US 3938717 A
A cartridge magazine holder including a magnet to hold a pair of cartridge magazines with large portions of the magazines exposed so that they may be easily grasped and withdrawn by the user. The magazine holder rides high on the belt of the wearer and holds the magazine flat against the body for easy concealment.
1. A cartridge magazine holder comprising:
a magnetic member having a pair of elongated rigid pole-pieces for magnetically engaging a side of a cartridge magazine so as to hold the magazine in parallel alignment with the long axis of said magnetic member;
a piece of flexible sheet material mounted on said magnetic member so as to form a loop extending around the cartridge magazine to hold the cartridge magazine in alignment with said magnetic member and prevent lateral withdrawal or shifting of the magazine while allowing the magazine to be withdrawn base-first in a direction parallel to the long axis of said magnetic member, said loop leaving the nose of the first cartridge exposed so as not to disturb its alignment with the lips of the magazine, and leaving a sufficient portion of the base of the cartridge magazine exposed to allow a user to securely grasp the magazine for withdrawal; and
means for mounting said magazine holder on the belt of a user.
2. The cartridge magazine holder of claim 1 wherein one side of said magnetic member magnetically engages a first cartridge magazine and the opposite side of said magnetic member magnetically engages a second cartridge magazine, and said piece of flexible sheet material is mounted on said magnetic member so as to form a pair of loops for holding the cartridge magazines in alignment with said magnetic member.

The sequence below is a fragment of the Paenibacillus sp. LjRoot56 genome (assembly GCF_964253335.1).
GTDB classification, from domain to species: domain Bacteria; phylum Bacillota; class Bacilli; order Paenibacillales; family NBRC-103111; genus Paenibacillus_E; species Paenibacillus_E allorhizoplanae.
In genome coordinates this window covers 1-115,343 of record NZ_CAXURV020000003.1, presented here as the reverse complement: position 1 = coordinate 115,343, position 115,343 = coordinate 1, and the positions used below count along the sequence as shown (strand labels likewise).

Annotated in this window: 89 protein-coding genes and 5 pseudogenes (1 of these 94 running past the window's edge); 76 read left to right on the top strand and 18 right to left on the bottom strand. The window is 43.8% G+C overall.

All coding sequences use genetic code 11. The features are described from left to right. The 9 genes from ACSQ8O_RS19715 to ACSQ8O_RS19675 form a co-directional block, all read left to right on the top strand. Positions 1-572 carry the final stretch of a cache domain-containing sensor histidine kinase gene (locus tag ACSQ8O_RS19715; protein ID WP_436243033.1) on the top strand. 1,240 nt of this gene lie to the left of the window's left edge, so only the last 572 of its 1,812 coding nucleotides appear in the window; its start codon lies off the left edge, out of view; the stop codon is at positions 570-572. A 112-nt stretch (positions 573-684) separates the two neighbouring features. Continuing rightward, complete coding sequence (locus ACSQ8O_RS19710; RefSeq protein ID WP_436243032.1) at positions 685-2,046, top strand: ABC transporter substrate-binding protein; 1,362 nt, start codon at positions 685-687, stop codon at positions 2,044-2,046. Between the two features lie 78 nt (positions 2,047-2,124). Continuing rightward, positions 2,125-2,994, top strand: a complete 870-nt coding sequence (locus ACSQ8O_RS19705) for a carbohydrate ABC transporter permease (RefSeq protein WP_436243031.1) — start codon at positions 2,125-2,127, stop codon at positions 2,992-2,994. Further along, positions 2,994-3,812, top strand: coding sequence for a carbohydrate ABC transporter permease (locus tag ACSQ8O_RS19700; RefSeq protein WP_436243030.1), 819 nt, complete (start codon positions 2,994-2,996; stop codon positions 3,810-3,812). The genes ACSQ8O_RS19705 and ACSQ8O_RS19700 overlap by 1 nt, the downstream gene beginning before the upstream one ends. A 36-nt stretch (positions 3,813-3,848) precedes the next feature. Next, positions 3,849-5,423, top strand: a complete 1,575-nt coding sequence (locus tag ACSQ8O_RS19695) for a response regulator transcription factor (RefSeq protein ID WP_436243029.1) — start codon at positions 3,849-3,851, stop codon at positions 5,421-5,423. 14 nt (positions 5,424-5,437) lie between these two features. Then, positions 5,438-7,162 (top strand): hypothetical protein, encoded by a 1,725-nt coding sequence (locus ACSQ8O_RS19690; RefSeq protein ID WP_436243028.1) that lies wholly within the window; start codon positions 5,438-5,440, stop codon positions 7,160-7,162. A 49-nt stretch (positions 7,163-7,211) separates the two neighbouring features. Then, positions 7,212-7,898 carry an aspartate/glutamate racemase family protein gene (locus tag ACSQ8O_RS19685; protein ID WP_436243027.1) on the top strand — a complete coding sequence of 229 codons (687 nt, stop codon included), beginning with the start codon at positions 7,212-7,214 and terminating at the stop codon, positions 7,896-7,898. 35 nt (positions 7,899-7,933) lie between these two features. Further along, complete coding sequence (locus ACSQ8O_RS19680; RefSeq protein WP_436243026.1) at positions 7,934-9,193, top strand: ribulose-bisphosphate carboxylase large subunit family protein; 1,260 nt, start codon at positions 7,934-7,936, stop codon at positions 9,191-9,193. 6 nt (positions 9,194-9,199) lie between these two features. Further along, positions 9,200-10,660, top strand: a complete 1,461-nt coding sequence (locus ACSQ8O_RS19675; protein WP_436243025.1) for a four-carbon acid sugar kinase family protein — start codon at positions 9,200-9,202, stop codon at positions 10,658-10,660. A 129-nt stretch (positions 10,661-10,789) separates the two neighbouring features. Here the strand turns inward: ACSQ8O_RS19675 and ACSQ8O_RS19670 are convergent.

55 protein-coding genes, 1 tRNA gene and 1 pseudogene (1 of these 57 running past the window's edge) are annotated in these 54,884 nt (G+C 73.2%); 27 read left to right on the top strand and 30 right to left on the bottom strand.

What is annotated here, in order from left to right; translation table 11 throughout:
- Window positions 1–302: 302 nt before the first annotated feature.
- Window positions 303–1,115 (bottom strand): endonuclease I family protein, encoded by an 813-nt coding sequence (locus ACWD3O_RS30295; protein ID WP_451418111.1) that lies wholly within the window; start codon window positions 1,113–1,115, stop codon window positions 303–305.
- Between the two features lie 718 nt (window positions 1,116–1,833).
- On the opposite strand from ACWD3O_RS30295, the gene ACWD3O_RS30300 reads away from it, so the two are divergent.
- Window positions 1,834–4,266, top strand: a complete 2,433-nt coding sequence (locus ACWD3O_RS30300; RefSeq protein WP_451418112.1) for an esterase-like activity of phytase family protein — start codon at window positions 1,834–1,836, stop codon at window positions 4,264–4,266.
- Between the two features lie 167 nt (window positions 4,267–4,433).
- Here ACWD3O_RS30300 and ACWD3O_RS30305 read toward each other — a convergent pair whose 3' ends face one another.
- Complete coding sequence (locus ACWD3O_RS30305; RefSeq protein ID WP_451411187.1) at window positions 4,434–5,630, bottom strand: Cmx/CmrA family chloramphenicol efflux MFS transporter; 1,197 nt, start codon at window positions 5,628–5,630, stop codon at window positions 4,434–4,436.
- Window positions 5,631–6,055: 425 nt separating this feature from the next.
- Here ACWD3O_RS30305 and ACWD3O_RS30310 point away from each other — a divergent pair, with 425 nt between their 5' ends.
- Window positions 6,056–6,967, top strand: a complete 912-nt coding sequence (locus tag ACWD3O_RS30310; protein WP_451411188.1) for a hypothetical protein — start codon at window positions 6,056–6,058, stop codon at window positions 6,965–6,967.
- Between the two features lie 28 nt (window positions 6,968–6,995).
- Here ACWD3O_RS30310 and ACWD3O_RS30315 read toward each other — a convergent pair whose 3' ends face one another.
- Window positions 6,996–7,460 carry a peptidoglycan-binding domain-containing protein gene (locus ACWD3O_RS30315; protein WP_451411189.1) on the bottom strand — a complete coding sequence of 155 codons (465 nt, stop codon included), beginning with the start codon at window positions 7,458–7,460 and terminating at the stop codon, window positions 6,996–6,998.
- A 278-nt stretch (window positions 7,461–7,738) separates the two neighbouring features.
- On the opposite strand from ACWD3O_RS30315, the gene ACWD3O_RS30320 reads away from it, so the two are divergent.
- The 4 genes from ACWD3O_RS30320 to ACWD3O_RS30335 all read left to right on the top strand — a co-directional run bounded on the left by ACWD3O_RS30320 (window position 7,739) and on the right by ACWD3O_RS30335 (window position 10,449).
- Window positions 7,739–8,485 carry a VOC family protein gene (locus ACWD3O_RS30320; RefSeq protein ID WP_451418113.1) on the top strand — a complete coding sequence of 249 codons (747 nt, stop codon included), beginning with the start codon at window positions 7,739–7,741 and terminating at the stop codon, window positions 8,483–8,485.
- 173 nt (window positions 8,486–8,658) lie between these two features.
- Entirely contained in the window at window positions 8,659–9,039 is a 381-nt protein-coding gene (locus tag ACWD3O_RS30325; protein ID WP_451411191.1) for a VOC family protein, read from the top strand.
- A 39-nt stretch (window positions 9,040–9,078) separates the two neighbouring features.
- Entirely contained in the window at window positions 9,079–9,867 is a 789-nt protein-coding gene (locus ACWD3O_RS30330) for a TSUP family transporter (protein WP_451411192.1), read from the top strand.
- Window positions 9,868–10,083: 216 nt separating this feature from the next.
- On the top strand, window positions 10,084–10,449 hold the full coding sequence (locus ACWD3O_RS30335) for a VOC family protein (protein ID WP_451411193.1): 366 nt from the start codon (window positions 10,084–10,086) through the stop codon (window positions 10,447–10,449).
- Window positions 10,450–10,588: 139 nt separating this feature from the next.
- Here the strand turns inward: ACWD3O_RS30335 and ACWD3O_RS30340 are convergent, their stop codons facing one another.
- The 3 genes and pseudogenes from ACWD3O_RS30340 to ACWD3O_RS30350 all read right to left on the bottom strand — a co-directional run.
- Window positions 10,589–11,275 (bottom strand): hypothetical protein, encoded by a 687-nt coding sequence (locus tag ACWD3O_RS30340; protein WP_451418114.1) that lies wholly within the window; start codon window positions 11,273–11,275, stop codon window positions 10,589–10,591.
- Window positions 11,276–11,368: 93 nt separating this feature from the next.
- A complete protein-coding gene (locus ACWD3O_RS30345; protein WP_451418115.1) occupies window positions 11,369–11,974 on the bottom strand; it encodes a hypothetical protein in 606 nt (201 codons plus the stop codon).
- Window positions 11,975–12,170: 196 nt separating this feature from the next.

3. The cartridge magazine holder of claim 2 wherein said mounting means comprises:
a tab end of said piece of sheet material; and
means for releasably fastening said tab end of said piece of sheet material to the lower inside portion of said magazine holder to form a belt loop.
4. The cartridge magazine holder of claim 3 wherein said releasable fastening means comprises a one-way snap fastener.
5. The cartridge magazine holder of claim 4 wherein the lower inside portion of said magazine holder projects toward the body of the user so as to wedge the upper ends of the cartridge magazines toward the body of the user to permit easy concealment beneath the clothing of the user.
6. The cartridge magazine holder of claim 1 wherein said sheet material is selected from the group consisting of Aztran, Corfam, Porvair, leather, polyethylene and polypropylene.
7. The cartridge magazine holder of claim 1 wherein said magnetic member comprises a rubber magnet sandwiched between a pair of elongated steel plates, said steel plates comprising the pole pieces of said magnetic member.
8. The cartridge magazine holder of claim 7 wherein said magnetic member is at least 2 inches long.
This invention relates to cartridge magazine holders, and more particularly, to concealable cartridge magazine holders from which the cartridge magazines may be quickly, easily and securely withdrawn.
One type of conventional magazine holder is the simple stitched leather belt pouch having a top flap that fastens down over the magazine or magazines to retain them in position. A disadvantage of this type of magazine holder is that the top flap must be unfastened before the magazine can be withdrawn. Since speed of reloading may be vital in a combat situtation, the delay caused by the need for unfastening the top flap is undesirable and it may possibly be fatal.
Another conventional type of magazine holder is the open-top belt pouch which is also typically made of stitched leather and holds one or more cartridge magazine in a vertical inverted position with their base portions exposed so that they may be immediately grasped and withdrawn by the wearer. The open-top magazine case depends upon snugness of fit to retain the magazines in position in spite of vigorous movements of the wearer.